keep all her tokens; the other half watched her donate half her tokens
Rushton found that those children exposed to the generous model were more likely to help both immediately
(when they might have felt social pressure to do so) and, more impressively, two months later (with a different
experimenter and charity).

2. Is Personality the Whole Story?

An altruistic personality refers to the aspects of a person's make-up that are said to make him or her likely to
help others in a wide variety of situations
However, there is little evidence of consistency in altruism. For example, Hartshorne and May (1929) found
only a .23 correlation between different kinds of helping behaviors in children, and Piliavin and Charng (1990)
found that those who scored high on a personality test of altruism were not more likely to help than those who
scored low. Instead, it seems that different kinds of people are likely to help in different situations

B. Gender Differences in Prosocial Behavior

Eagly and Crowly (1986) did a meta-analysis and found that men are more likely to offer help in chivalrous,
heroic ways, and women are more likely to help in nurturant ways involving long-term commitment
C. The Effects of Mood on Helping: Feel Good, Do Good

People who are in a good mood are more likely to help. For example, Isen and Levin (1972) did a survey in a
shopping mall where participants either found or did not find a dime in a phone booth. As the person emerged
from the booth, a confederate walked by and a sheaf of papers. 84% of those who found the dime helped,
compared with 4% of those who did not find the dime
Good moods can increase helping for 3 reasons: (a) good moods make us interpret events in a sympathetic
way; (b) helping another prolongs the good mood, whereas not helping deflates it; (c) good moods increase
self-attention, and this in turn leads us to be more likely to behave according to our values and beliefs

1. Negative-State Relief: Feel Bad, Do Good

When people feel guilty, they are more likely to help

Sadness will lead to helping under certain conditions. The negative-state relief hypothesis suggests that people
in order to alleviate their own sadness and distress
According to this theory, people in a sad or distressed mood will be more likely to help, but only if there is no
other way to reduce the negative mood. To test this notion, Cialdini, Darby, and Vincent made participants feel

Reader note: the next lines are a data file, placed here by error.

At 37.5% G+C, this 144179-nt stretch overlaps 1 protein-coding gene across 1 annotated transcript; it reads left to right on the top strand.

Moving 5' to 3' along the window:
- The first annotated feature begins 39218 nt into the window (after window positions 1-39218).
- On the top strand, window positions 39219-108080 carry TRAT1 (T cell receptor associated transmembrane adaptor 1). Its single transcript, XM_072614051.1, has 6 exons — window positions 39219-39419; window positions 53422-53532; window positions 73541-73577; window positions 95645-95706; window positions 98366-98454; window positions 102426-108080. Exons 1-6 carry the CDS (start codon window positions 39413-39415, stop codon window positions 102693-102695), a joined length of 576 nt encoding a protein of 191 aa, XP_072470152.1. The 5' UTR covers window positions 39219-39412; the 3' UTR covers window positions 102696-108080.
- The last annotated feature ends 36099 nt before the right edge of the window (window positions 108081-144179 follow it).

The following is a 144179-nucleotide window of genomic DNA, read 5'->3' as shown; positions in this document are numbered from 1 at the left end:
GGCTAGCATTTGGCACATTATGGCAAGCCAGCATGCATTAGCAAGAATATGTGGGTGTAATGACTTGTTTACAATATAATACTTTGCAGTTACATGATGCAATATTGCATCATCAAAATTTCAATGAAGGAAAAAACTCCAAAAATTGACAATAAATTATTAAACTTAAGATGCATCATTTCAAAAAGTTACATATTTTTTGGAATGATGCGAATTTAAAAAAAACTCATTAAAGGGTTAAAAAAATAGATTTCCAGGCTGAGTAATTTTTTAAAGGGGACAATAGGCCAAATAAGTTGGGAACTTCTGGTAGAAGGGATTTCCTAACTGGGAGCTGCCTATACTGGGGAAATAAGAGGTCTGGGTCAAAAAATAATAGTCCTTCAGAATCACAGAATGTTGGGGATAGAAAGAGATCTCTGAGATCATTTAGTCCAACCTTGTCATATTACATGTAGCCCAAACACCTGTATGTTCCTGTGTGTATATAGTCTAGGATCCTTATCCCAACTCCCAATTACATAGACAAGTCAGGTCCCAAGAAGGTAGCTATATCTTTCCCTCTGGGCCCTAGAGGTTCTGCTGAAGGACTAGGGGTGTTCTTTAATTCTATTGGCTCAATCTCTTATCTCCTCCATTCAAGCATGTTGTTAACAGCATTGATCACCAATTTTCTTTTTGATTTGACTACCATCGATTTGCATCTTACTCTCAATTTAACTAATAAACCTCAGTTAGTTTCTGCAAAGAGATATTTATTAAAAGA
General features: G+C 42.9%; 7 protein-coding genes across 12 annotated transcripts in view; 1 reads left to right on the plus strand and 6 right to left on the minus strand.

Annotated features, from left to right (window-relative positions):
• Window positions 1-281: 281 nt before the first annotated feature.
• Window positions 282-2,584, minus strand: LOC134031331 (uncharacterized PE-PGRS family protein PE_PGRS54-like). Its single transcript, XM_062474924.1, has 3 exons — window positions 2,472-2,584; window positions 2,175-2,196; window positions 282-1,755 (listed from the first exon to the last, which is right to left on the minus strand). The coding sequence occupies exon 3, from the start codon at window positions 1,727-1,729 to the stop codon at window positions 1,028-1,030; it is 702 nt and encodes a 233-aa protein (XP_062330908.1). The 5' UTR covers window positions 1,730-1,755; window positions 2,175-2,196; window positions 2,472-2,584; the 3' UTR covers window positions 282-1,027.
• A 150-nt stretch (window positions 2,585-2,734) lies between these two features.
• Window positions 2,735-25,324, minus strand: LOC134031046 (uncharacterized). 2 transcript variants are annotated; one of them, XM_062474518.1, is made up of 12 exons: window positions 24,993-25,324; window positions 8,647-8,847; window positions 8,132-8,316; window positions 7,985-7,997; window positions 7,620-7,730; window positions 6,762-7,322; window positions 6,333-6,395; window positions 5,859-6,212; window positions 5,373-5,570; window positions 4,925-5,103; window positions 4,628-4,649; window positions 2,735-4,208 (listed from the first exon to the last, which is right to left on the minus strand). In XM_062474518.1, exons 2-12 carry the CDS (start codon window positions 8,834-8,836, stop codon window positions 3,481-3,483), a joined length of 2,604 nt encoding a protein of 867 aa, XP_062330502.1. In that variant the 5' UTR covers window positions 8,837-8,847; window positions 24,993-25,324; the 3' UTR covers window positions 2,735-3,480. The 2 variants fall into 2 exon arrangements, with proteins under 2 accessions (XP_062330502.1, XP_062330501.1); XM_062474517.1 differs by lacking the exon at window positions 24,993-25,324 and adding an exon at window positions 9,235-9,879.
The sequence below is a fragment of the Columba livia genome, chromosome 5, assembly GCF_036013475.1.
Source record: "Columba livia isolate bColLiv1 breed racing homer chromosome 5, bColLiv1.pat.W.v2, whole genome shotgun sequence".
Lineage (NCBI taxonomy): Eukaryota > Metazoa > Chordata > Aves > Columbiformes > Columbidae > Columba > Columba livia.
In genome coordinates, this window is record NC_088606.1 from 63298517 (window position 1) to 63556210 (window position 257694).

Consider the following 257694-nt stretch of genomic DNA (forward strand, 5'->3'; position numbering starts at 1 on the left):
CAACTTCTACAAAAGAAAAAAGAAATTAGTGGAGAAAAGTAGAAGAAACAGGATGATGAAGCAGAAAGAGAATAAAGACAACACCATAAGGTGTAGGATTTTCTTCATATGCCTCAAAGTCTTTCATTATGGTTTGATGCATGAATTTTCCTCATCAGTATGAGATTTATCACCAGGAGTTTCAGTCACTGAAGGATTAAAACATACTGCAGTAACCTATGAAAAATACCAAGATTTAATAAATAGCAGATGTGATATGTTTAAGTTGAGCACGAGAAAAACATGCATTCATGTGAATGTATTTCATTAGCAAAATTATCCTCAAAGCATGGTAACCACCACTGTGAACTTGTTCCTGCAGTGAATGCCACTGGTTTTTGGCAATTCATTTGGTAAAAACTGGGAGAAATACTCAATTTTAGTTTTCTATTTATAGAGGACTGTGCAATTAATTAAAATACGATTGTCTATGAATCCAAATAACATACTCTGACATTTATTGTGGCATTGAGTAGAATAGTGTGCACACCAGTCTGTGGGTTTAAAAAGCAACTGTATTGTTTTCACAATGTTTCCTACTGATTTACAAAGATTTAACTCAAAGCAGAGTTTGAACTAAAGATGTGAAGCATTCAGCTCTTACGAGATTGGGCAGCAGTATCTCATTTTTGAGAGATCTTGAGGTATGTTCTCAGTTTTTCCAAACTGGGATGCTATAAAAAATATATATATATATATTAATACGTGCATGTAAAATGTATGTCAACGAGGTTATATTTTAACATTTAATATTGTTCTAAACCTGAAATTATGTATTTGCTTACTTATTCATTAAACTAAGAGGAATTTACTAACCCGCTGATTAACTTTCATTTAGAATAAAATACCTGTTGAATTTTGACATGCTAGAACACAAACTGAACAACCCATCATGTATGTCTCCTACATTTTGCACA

guilty by accidentally messing up a graduate student's set of data entry cards. After doing one experiment,
they were then asked by a second, ostensibly unrelated, experimenter to volunteer help in making phone calls
Participants who had knocked over the cards were more likely to help than those who hadn't; but those who
knocked over the cards and then made to feel better in another way (receiving an unexpected reward) did not

III. Situational Determinants of Prosocial Behavior: When Will People Help?

A. Rural Versus Urban Environments

People in rural areas are more helpful. This is a finding that holds across a wide variety of ways of helping and
in may countries. One explanation is that people from rural areas are brought up to be more neighborly and
thus more likely to trust strangers
An alternative hypothesis, posited by Milgram, is the urban-overload hypothesis, the idea that people living in
cities are likely to keep to themselves in order to avoid being overloaded by all the stimulation they receive.
The evidence supports the latter hypothesis, indicating that where an accident occurs matters more in
influencing helping than where potential helpers were born, and that population density is a more potent
determinant of helping than is population size

B. The Number of Bystanders: The Bystander Effect

Latane and Darley are two social psychologists who were working in New York when the Kitty Genovese murder
occurred. They hypothesized that, paradoxically, it might have been the large number of bystanders (38) that
witnessed the murder that led to a failure to help
In a laboratory study, participants sat in separate booths and communicated over an intercom. As they
listened, one of the other participants ostensibly had a seizure. The experimenters manipulated how many
other participants the true subject believed were present
They found that the more other people the subject believed were present, the less likely they were to help, and
the slower they were to do so (Latane & Darley, 1968)
The bystander effect is the finding that the greater the number of bystanders who witness an emergency, the
less likely any one of them is to help
Latane and Darley (19700 developed a step by step description of how people decide to help in an emergency.
The 5 steps are:
1. Noticing an Event

In order for people to help, they must notice that an emergency has occurred
Sometimes very trivial things, such as how much of a hurry a person is in, can prevent them from noticing that
someone else is in trouble.
Darley and Batson (1973) showed that seminary students who were in a hurry to give a sermon on campus